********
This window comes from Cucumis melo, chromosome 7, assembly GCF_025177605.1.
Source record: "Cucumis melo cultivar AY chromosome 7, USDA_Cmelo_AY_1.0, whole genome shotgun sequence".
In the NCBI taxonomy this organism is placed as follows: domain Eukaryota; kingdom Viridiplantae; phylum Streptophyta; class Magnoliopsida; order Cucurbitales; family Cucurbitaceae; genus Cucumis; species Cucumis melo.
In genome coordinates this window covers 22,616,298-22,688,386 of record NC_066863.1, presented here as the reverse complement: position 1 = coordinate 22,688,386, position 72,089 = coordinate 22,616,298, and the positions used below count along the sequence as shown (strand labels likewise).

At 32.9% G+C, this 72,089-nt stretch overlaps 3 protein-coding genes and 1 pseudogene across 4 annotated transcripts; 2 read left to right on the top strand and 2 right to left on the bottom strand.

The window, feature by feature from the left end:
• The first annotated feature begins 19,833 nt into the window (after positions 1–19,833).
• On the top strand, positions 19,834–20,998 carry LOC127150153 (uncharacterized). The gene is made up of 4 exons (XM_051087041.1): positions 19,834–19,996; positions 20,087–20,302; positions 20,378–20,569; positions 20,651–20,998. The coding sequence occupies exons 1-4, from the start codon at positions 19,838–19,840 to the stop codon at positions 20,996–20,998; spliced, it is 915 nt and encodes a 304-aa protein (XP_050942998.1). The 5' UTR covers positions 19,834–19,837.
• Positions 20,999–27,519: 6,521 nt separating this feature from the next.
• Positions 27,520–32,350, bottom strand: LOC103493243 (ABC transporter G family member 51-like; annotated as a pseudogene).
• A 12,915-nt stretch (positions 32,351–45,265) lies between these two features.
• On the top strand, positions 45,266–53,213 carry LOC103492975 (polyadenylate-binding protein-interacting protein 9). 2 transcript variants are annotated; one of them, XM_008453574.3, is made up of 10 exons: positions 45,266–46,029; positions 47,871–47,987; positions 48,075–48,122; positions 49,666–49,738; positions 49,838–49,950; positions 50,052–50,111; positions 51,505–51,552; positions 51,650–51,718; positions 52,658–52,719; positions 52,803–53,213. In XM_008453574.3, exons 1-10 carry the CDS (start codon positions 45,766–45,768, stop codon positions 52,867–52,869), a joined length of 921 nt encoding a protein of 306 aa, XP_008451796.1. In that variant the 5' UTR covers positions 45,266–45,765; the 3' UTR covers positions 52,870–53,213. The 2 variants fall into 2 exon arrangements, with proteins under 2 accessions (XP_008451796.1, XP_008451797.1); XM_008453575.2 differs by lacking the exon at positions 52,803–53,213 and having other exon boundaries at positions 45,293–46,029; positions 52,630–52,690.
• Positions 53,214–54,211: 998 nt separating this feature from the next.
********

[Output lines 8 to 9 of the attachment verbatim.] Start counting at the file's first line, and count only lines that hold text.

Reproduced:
• On the top strand, positions 19,834–20,998 carry LOC127150153 (uncharacterized). The gene is made up of 4 exons (XM_051087041.1): positions 19,834–19,996; positions 20,087–20,302; positions 20,378–20,569; positions 20,651–20,998. The coding sequence occupies exons 1-4, from the start codon at positions 19,838–19,840 to the stop codon at positions 20,996–20,998; spliced, it is 915 nt and encodes a 304-aa protein (XP_050942998.1). The 5' UTR covers positions 19,834–19,837.
• Positions 20,999–27,519: 6,521 nt separating this feature from the next.